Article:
WASHINGTON — Two influential Senate Democrats, in the wake of General Motors’ plans to potentially idle four U.S. plants, want to offer incentives to U.S. corporations that invest in American workers and resist moving factories overseas.
On Friday, Sens. Sherrod Brown of Ohio and Richard Durbin of Illinois introduced legislation that would give tax credits to companies that provide higher wages and deeper benefit plans. Big companies that don’t pay well would get hit with a levy.
Democrats contend there has been a deterioration of the working class, while corporations and high-income households have prospered. The issue has influenced debates about trade, immigration, technology, health care and taxes.
President Donald Trump struck a chord with many voters in the 2016 election by saying he planned to look out for average Americans, but his trade policies so far have caused more pain for farmers and consumers, while tax and deregulatory efforts have mostly favored big business.
Democrats such as Brown, who is mulling a presidential bid, are demanding that corporations be more accountable to communities, especially after GM announced its restructuring plans in November.
“The President’s tax law rewards Wall Street and corporations that ship jobs overseas at the expense of American workers. These bills will put workers first and encourage companies to invest in good-paying American jobs,” Brown said in a statement.
How it works
Under the Patriot Employer Tax Credit Act, employers would receive a tax credit up to $1,500 per worker if they pay at least 90 percent of their work force about $15 per hour (slightly more than double the federal poverty rate), provide health care equivalent to the Affordable Care Act, maintain U.S. headquarters and maintain or increase the number of workers in the U.S. compared with overseas workers and independent contractors. Companies must also:
- Provide 90 percent of nonhighly compensated U.S. employees a defined benefit plan or a defined contribution plan and contribute at least 5 percent of worker compensation.
- Pay the difference between regular salary and military compensation for all National Guard and Reserve employees called for active duty and have a plan in place to recruit veterans.
- Have a plan in place to recruit employees with disabilities.
- Provide paid sick or family and medical leave to full-time employees.
The legislation also calls for a so-called Corporate Freeloader Fee. It would apply only to large corporations that file at least $100,000 in payroll taxes with the IRS daily for at least 180 straight days. The legislation levies a fee based on the number of employees at a company who earn less than 218 percent of the federal poverty rate for an individual. The fee increases as the percentage of a company’s work force that earns less than a living wage goes up. Companies can reduce fees by providing health care benefits and making contributions to employee retirement plans.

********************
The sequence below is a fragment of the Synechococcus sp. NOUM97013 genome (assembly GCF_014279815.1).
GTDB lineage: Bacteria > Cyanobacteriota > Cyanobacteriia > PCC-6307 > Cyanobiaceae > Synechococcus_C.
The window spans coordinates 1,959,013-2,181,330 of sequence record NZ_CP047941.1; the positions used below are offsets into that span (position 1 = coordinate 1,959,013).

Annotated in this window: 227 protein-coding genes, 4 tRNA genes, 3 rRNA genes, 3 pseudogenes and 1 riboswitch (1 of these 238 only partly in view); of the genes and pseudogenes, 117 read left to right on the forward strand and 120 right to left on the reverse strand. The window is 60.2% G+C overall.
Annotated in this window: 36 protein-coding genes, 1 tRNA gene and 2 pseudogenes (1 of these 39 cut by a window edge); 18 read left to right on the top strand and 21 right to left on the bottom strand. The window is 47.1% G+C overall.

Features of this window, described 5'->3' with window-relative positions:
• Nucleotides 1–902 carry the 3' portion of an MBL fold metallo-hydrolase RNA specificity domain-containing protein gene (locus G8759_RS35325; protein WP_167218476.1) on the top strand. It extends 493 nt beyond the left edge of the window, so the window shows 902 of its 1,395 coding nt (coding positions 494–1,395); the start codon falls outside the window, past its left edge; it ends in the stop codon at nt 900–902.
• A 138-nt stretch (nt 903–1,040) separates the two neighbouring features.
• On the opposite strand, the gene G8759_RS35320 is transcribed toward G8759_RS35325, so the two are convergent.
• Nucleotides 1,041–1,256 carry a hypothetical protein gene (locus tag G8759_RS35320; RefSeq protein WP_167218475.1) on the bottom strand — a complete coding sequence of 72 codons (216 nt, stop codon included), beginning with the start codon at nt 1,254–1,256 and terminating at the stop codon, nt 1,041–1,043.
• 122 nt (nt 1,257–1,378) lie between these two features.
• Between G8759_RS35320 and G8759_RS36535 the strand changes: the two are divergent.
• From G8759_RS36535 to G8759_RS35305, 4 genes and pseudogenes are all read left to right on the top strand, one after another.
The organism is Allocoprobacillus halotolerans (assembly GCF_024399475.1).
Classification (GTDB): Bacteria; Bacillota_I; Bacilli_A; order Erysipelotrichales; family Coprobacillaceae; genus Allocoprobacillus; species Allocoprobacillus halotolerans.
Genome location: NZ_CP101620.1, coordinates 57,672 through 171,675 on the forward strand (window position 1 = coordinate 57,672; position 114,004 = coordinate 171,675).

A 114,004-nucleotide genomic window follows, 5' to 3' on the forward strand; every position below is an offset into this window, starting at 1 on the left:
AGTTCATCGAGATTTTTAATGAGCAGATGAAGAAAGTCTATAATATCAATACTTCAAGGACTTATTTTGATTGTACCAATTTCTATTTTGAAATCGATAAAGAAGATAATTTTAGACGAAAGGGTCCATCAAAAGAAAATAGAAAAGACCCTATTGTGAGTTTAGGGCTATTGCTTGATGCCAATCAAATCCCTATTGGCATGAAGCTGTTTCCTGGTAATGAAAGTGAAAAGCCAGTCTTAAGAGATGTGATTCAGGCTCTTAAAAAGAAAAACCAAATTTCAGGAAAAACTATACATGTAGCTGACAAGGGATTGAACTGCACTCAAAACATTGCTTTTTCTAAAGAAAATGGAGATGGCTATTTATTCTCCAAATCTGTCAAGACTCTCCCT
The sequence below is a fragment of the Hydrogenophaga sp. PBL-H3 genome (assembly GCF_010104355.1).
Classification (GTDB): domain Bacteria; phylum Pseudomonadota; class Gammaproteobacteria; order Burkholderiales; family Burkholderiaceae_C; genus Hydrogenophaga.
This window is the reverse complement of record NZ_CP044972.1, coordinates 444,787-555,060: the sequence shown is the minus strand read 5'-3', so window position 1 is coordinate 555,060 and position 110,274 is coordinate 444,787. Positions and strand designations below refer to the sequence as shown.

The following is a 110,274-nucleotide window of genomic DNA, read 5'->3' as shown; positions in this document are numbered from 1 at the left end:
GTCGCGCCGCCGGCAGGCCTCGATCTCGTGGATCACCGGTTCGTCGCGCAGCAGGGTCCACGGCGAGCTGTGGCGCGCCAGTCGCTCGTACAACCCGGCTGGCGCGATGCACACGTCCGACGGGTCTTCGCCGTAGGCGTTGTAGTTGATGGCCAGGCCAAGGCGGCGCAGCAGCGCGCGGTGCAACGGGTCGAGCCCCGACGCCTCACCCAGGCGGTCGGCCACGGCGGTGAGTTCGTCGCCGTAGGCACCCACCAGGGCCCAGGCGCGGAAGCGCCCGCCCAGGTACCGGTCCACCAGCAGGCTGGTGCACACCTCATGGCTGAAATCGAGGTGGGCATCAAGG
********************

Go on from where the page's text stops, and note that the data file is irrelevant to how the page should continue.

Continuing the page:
With Republicans in control of the Senate and so much focus on other partisan divides, the Durbin-Brown legislation faces an uphill road.
A week ago, Brown hosted a group discussion at a local UAW hall with workers from GM’s Lordstown, Ohio, plant that will stop producing the Chevrolet Cruze by March 1, as he continues to press the automaker to identify new product to make there. Workers from Magna and Jamestown Industries, suppliers that could lose business because of GM’s decision, also attended.
“Today, on Martin Luther King Day, we need to remember Dr. King’s teachings on the dignity of work,” Brown said, according to a news release from his office. “He said to UAW workers that: ‘A society that performs miracles with machinery has the capacity to make some miracles for men if it values men as highly as it values machines.’ It’s time for GM to value the men and women, and the community making its machines.”
Last year, after GM ended the second shift at Lordstown and announced plans to build the new Chevrolet Blazer in Mexico, Brown introduced his American Cars, American Jobs Act, which would eliminate incentives for automakers to outsource production to low-wage countries.
The legislation would have temporarily granted customers a $3,500 discount when they buy vehicles made in America with at least 45 percent content from the U.S. and Canada. It also would have revoked a clause in the latest tax bill that lets some overseas profits be taxed at half the new corporate rate.